Comtan (Entacapone) and/or alternatives
Please note that the country, manufacturer, and/or shipping country may vary depending on availability. All trademarks and registered trademarks are the property of their respective owners.
General Information On Comtan
Comtan or entacapone is a drug that is used in the treatment of Parkinson’s Disease. You must always use Comtan along with carbidopa/levodopa medicine to treat the symptoms of Parkinson’s Disease. You may have to buy Comtan if you find the affect of carbidopa levodopa wears off before the next dose.
Entacapone is a part of the catechol-O-methyltransferase (COMT) enzyme inhibitors group. It inhibits the actions of COMT enzymes that cause the breakdown of levodapa. This keeps levodapa effective for a longer time, and its effect carries on until the next dose. Therefore, the presence of entacapone raises levodopa levels in your body. You can buy Comtan and use it in combination with levodopa and carbidopa for curbing Parkinson’s Disease symptoms such as tremors, muscle control, muscle spasms, and stiffness
Side Effects for Comtan
Comtan users commonly experience side effects like loss of appetite, vomiting, stomach ache and mild nausea, constipation or diarrhea, sweating, dryness in the mouth, drowsiness, and anxiety. In rare cases, patients can experience serious allergic reactions such as breathlessness, hives, swelling of the face, tongue, lips or throat. Stop taking this medicine and call your physician immediately if you notice the above side effects or feel faint, have high fever, suffer from tremors or hallucinations and notice flu-like symptoms.
Inform your doctor if you are allergic to any medication when using Comtan. Make the doctor aware if you are taking any other prescription, non-prescription, and herbal medicines that you are using as they can interact negatively with Comtan. You should not buy Comtan if you have used MAO inhibitors such as Marplan, Nardil or Parnate in the last two weeks. Before you take this medicine, tell your doctor if you have liver disease or low blood pressure. Comtan is not recommended for pregnant women, women planning to conceive, and if you are breastfeeding. Some patients may experience hallucinations; if this happens, contact the doctor immediately.
A single tablet of Comtan 200mg should be taken along with your carbidopa/levodopa dose as recommended by your physician. You should not take Comtan 200mg more than 8 times a day or the total dose should not exceed 1600mg/day. Comtan should be taken in combination with carbidopa/levodopa as this drug does not have any anti-Parkinson effect when taken alone. As Comtan raises the of cabidopa/levodopa in our blood, doctors should carefully monitor your dosage and reduce it when you are taking more than 800 mg. You can take this medicine on an empty stomach or with food. Swallow the tablet as a whole with a tall glass of water.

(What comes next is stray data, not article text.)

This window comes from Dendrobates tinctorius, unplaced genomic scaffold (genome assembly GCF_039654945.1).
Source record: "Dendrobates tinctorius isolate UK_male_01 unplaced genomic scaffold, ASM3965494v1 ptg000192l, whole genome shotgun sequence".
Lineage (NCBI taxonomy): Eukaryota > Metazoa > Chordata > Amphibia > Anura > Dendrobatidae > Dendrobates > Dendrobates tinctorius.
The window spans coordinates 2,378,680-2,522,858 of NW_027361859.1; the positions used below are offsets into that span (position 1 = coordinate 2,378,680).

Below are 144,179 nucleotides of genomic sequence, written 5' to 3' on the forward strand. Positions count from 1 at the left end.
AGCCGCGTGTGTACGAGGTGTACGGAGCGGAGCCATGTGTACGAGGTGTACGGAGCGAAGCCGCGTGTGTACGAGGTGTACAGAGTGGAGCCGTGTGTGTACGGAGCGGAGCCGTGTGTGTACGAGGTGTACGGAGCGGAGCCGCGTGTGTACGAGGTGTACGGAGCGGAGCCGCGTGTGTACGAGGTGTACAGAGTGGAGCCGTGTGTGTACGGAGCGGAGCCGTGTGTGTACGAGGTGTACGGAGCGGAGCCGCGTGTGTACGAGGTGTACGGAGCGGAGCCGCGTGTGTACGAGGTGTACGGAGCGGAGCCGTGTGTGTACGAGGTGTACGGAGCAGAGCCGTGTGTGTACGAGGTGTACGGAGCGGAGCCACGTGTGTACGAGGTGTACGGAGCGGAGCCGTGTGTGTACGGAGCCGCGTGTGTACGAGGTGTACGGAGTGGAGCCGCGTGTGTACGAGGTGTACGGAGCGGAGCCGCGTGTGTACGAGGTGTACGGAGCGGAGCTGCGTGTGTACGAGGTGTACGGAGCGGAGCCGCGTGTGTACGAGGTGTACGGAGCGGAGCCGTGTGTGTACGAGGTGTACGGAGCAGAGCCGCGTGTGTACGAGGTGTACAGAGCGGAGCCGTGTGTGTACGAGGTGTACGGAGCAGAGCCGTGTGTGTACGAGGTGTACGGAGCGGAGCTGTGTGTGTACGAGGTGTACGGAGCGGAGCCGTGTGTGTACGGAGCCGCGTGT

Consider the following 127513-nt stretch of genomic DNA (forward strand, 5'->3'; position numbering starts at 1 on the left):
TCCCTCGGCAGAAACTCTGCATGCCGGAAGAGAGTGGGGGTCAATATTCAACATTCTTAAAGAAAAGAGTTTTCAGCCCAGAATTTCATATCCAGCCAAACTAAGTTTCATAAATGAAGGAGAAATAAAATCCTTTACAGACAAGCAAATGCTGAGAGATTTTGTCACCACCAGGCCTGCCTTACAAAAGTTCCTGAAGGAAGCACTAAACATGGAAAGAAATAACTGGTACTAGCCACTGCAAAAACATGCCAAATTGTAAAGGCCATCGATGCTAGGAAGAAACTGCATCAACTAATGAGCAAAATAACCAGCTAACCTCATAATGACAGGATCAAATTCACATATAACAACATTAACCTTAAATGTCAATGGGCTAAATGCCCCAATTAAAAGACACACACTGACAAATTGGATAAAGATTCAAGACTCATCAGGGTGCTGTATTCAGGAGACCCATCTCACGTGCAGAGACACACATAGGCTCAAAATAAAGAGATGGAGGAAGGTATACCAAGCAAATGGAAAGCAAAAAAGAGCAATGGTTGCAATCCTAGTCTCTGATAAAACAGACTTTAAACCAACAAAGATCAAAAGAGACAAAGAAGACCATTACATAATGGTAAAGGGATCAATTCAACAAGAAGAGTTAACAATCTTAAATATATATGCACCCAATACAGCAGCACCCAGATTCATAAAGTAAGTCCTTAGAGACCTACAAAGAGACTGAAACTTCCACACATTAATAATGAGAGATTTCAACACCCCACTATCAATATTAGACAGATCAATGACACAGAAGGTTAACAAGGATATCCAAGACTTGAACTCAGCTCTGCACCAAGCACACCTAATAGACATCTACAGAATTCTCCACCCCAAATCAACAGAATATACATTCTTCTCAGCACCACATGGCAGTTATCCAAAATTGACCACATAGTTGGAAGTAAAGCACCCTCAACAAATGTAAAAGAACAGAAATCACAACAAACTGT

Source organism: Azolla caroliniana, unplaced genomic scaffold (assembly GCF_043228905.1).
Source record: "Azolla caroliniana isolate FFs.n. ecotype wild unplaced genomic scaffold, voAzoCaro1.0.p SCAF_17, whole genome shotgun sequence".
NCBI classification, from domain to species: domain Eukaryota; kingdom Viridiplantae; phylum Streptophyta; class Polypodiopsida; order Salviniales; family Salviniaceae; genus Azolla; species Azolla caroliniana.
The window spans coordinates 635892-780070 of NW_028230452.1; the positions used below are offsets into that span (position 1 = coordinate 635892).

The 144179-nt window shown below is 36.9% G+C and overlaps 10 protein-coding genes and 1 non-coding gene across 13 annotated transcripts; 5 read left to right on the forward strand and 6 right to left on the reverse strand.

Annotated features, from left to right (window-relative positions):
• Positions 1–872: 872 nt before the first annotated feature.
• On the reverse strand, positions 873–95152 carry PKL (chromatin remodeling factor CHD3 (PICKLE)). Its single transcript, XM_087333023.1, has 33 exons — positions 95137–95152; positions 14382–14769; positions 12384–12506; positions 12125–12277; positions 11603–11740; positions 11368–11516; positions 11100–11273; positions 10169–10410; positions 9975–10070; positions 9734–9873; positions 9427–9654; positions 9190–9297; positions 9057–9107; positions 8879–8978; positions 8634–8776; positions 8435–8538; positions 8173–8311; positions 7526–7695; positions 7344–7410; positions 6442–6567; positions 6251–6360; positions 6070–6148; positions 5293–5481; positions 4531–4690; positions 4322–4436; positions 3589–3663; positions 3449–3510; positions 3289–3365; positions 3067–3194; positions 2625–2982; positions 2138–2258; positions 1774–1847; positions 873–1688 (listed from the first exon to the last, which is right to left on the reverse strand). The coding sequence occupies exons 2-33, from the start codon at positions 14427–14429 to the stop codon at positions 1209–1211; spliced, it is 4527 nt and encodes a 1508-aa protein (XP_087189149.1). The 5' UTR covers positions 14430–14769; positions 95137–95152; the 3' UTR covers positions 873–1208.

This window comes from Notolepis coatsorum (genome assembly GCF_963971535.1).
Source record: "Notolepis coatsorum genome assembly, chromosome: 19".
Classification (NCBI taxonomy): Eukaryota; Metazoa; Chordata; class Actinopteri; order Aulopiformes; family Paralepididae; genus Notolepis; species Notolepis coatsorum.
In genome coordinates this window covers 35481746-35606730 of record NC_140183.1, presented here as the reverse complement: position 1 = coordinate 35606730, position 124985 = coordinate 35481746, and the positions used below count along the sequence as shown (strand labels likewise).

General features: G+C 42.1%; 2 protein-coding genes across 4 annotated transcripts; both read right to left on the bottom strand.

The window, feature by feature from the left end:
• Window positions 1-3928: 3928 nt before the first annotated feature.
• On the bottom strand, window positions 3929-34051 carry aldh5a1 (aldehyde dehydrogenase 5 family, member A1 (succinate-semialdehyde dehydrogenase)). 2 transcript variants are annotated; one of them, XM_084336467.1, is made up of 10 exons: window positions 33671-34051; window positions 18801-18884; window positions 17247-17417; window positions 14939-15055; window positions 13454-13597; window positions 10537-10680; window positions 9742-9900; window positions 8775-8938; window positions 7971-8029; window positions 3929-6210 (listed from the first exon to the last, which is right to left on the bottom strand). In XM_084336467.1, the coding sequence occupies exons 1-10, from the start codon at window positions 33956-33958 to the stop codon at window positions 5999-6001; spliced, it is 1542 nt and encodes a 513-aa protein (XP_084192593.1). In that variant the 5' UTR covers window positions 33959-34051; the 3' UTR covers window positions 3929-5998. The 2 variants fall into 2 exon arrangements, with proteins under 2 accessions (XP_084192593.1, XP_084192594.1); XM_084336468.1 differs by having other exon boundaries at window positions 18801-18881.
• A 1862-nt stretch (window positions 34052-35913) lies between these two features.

Comtan can interact negatively with different drugs such as antibiotics like ampicillin, erythromycin, chloramphenicol, rifampicin etc, cholestyramine, COMT medications like dopamine, ampomorphine, dobutamine, etc., monoamine oxidase inhibitors such as rasagiline, tranylcypromine, phenelzine, and probenecid. If you use narcotic pain relievers, allergy medications, muscle relaxants, sleeping pills, antidepressants, and anti-seizure medications with entacapone, then you may feel more drowsy and dizzy. Inform your doctor of all medications that you are taking.
IMPORTANT DISCLAIMER: All medical content is supplied by a third party company who is independent from this web site. As such, this web site can not guarantee the reliability, accuracy, and /or medical efficacy of the information provided. In all circumstances, you should seek the advice of a health professional pertaining to drug, treatment and/or medical condition advice. Note that not all products are shipped by our contracted Canadian pharmacy. This website contracts with dispensaries around the world that ship products directly to our customers. Some of the jurisdiction include but are not limited to United Kingdom, Europe, Turkey, India, Canada, Vanuatu, Mauritius, and USA. The items within your order may be shipped from any one of these jurisdiction depending on the availability and cost of the products at the time you place your order. The products are sourced from these countries as well as others. Please note that the product appearance may vary from actual product received depending on availability.